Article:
Improve the readability of R code with the pipe
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The magrittr package offers a set of operators which make your code more readable by:

  • structuring sequences of data operations left-to-right (as opposed to from the inside and out),
  • avoiding nested function calls,
  • minimizing the need for local variables and function definitions, and
  • making it easy to add steps anywhere in the sequence of operations.

The operators pipe their left-hand side values forward into expressions that appear on the right-hand side, i.e. one can replace f(x) with x %>% f(), where %>% is the (main) pipe-operator. When coupling several function calls with the pipe-operator, the benefit will become more apparent. Consider this pseudo example:

the_data <-
  read.csv('/path/to/data/file.csv') %>%
  subset(variable_a > x) %>%
  transform(variable_c = variable_a/variable_b) %>%

Four operations are performed to arrive at the desired data set, and they are written in a natural order: the same as the order of execution. Also, no temporary variables are needed. If yet another operation is required, it is straight-forward to add to the sequence of operations wherever it may be needed.

If you are new to magrittr, the best place to start is the pipes chapter in R for data science.


# The easiest way to get magrittr is to install the whole tidyverse:

# Alternatively, install just magrittr:

# Or the the development version from GitHub:
# install.packages("devtools")


Basic piping

  • x %>% f is equivalent to f(x)
  • x %>% f(y) is equivalent to f(x, y)
  • x %>% f %>% g %>% h is equivalent to h(g(f(x)))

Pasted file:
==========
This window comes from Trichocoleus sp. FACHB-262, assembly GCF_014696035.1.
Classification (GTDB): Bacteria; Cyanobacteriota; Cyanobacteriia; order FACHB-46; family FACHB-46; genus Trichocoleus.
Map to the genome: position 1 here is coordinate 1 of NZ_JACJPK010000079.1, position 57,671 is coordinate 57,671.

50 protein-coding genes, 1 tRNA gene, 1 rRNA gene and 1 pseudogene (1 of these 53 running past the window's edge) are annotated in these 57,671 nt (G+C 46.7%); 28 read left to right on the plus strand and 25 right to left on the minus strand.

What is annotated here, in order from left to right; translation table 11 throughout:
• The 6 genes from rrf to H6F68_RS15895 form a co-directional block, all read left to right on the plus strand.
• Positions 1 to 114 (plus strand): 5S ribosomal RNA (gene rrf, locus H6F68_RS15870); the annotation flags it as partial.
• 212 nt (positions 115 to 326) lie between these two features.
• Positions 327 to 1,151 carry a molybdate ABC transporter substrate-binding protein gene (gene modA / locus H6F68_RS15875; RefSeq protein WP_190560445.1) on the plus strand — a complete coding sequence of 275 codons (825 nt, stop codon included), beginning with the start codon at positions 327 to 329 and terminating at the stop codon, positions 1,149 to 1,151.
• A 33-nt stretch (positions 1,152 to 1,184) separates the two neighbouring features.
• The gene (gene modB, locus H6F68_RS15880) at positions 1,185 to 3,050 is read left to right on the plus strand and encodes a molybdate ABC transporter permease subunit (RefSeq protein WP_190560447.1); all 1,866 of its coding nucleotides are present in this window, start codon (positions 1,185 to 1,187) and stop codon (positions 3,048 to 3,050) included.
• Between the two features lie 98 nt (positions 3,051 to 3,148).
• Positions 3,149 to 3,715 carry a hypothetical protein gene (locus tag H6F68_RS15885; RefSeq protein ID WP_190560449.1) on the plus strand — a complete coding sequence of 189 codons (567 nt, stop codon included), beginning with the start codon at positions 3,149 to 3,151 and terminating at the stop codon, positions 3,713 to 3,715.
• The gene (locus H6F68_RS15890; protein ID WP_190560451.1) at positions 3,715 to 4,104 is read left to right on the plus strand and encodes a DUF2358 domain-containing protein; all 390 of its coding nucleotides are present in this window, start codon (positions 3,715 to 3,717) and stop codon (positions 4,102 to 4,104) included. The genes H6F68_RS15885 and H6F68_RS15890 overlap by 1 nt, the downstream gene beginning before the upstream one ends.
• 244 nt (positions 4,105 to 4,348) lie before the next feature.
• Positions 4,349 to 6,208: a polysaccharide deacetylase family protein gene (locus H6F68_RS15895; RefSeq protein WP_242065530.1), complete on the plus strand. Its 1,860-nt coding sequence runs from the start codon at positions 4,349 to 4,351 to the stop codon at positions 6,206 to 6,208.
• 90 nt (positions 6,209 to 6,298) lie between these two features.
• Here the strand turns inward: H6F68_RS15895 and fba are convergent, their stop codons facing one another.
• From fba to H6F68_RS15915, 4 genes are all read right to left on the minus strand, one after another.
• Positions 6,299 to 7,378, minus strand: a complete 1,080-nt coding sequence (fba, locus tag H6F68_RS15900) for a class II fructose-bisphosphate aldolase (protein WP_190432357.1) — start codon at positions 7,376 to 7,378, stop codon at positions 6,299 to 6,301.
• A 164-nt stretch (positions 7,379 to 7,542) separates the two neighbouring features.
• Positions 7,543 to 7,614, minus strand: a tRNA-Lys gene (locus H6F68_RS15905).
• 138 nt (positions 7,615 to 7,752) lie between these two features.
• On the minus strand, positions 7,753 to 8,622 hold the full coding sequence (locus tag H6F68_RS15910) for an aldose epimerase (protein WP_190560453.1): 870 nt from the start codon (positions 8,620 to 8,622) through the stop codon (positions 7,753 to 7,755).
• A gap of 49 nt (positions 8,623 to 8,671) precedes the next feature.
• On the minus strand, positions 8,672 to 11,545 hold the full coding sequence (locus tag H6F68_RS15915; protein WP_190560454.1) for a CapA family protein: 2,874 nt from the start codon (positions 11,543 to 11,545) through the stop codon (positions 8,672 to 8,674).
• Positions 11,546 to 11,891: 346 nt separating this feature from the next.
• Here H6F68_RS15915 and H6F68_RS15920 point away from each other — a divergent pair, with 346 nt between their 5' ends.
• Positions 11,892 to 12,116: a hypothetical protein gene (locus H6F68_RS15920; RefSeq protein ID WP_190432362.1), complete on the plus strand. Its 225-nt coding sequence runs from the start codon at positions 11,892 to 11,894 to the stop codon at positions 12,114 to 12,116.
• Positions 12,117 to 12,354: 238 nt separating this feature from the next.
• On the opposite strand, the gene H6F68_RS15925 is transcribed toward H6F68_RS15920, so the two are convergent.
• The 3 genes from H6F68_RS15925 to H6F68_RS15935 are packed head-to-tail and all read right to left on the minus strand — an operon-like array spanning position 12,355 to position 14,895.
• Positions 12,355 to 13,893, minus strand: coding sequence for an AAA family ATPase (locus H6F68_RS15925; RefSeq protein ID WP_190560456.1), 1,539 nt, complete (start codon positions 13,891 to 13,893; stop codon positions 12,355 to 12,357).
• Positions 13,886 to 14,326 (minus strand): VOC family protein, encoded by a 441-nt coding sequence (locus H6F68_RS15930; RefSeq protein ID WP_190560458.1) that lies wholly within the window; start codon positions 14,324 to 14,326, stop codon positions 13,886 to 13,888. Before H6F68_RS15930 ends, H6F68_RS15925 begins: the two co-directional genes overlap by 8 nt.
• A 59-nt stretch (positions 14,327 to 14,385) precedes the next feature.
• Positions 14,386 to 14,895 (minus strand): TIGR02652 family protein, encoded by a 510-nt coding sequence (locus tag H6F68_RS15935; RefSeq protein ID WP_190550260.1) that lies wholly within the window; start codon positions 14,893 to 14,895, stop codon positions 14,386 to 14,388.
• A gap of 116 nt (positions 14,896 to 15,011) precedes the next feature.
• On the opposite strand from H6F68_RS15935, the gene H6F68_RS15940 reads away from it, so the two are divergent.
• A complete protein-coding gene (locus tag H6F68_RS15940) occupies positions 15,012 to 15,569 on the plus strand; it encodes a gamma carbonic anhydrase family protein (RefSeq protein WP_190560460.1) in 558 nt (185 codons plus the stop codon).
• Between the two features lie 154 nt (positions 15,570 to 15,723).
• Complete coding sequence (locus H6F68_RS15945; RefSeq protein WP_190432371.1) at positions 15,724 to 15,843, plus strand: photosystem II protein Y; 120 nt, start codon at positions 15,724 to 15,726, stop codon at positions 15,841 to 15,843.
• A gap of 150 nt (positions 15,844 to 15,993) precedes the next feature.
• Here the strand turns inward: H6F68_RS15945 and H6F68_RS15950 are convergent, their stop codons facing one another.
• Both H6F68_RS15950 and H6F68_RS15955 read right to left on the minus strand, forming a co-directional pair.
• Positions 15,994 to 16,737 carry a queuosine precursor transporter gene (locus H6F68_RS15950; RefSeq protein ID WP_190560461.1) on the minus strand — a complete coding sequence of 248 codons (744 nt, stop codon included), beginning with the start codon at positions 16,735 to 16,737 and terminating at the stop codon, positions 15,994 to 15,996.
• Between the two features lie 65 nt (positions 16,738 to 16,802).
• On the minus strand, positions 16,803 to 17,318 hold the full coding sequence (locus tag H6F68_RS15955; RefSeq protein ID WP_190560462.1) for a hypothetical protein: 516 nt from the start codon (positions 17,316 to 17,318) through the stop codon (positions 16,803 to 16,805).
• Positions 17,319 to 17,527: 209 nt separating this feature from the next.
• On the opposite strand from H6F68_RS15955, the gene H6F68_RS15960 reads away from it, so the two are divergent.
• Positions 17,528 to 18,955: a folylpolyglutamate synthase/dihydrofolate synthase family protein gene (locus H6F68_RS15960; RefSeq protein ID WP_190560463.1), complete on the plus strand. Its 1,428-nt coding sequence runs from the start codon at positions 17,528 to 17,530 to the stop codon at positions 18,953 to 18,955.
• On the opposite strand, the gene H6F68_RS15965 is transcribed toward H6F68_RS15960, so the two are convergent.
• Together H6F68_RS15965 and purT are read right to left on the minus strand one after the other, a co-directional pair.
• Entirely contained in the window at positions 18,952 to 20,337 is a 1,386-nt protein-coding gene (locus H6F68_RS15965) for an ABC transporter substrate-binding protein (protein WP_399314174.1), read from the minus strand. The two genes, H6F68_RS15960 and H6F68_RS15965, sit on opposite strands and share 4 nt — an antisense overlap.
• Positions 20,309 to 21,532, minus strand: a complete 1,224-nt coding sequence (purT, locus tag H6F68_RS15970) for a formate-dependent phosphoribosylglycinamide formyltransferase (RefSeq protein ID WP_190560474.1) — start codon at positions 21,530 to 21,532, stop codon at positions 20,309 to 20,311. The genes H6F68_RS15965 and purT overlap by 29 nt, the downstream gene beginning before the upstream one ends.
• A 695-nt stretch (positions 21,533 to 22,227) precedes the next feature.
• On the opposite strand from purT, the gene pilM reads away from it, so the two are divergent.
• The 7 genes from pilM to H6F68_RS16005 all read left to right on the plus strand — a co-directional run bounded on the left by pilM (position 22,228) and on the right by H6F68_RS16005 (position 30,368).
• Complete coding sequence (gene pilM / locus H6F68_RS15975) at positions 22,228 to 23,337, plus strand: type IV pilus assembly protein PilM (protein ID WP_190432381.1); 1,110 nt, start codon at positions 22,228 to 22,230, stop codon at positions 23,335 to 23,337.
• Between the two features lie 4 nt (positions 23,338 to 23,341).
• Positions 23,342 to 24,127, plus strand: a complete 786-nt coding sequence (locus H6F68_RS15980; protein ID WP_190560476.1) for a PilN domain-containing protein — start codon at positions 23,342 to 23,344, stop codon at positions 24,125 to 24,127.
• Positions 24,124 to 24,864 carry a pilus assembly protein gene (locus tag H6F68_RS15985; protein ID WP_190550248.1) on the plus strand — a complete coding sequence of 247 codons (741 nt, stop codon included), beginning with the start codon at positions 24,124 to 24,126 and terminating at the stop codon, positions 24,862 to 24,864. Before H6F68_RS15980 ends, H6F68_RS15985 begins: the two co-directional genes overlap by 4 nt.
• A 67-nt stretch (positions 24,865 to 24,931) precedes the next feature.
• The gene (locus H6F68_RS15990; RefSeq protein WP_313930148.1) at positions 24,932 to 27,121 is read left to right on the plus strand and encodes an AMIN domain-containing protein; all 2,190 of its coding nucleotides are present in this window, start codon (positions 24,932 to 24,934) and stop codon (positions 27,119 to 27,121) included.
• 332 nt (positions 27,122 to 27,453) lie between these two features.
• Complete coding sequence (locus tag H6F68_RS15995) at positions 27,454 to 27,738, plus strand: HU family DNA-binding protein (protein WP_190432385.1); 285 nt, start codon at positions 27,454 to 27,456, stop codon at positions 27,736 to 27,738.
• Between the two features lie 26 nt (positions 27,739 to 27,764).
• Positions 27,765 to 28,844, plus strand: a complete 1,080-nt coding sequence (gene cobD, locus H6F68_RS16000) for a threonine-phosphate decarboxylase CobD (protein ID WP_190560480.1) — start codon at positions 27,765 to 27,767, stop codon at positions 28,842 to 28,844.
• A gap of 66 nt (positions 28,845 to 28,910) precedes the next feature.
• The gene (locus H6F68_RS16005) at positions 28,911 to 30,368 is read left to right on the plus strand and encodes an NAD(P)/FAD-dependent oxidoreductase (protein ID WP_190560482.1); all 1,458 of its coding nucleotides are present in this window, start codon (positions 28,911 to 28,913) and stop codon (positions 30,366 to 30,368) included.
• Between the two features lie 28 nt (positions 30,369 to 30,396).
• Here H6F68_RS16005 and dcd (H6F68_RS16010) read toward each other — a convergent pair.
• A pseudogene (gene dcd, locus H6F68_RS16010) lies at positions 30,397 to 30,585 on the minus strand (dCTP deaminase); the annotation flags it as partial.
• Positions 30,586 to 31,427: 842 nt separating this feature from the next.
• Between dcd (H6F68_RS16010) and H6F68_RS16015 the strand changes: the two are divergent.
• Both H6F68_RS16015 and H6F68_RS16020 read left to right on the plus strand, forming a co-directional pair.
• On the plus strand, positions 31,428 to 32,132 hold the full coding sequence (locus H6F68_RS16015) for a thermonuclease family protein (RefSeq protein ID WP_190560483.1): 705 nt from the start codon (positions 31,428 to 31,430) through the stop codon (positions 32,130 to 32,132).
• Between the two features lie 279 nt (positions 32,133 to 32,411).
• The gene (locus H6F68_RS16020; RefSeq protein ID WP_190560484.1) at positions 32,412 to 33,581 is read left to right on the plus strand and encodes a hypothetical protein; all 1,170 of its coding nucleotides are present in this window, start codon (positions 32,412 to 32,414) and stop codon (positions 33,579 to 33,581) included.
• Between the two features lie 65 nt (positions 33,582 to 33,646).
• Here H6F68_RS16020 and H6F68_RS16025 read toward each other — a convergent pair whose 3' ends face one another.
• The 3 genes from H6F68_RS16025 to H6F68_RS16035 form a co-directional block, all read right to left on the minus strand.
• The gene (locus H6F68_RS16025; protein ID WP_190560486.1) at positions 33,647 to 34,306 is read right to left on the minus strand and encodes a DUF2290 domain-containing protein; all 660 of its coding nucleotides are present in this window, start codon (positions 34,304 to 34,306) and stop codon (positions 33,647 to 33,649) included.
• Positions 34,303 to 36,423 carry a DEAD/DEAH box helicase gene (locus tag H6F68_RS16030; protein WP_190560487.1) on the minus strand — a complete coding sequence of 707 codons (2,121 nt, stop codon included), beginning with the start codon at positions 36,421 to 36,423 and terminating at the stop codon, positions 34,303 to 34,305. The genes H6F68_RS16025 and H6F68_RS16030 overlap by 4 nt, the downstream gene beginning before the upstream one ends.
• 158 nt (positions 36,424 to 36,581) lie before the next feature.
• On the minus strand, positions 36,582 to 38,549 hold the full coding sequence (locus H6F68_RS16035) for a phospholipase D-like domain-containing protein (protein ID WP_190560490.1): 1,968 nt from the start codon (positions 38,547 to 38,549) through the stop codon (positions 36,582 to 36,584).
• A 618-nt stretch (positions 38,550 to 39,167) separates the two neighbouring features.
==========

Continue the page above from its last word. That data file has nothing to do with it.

Here, “equivalent” is not technically exact: evaluation is non-standard, and the left-hand side is evaluated before passed on to the right-hand side expression. However, in most cases this has no practical implication.

The argument placeholder

  • x %>% f(y, .) is equivalent to f(y, x)
  • x %>% f(y, z = .) is equivalent to f(y, z = x)

Re-using the placeholder for attributes

It is straight-forward to use the placeholder several times in a right-hand side expression. However, when the placeholder only appears in a nested expressions magrittr will still apply the first-argument rule. The reason is that in most cases this results more clean code.

x %>% f(y = nrow(.), z = ncol(.)) is equivalent to f(x, y = nrow(x), z = ncol(x))

The behavior can be overruled by enclosing the right-hand side in braces:

x %>% {f(y = nrow(.), z = ncol(.))} is equivalent to f(y = nrow(x), z = ncol(x))

Building (unary) functions

Any pipeline starting with the . will return a function which can later be used to apply the pipeline to values. Building functions in magrittr is therefore similar to building other values.

f <- . %>% cos %>% sin 
# is equivalent to 
f <- function(.) sin(cos(.)) 

Pipe with exposition of variables

Many functions accept a data argument, e.g. lm and aggregate, which is very useful in a pipeline where data is first processed and then passed into such a function. There are also functions that do not have a data argument, for which it is useful to expose the variables in the data. This is done with the %$% operator:

iris %>%
  subset(Sepal.Length > mean(Sepal.Length)) %$%
  cor(Sepal.Length, Sepal.Width)
#> [1] 0.3361992

data.frame(z = rnorm(100)) %$%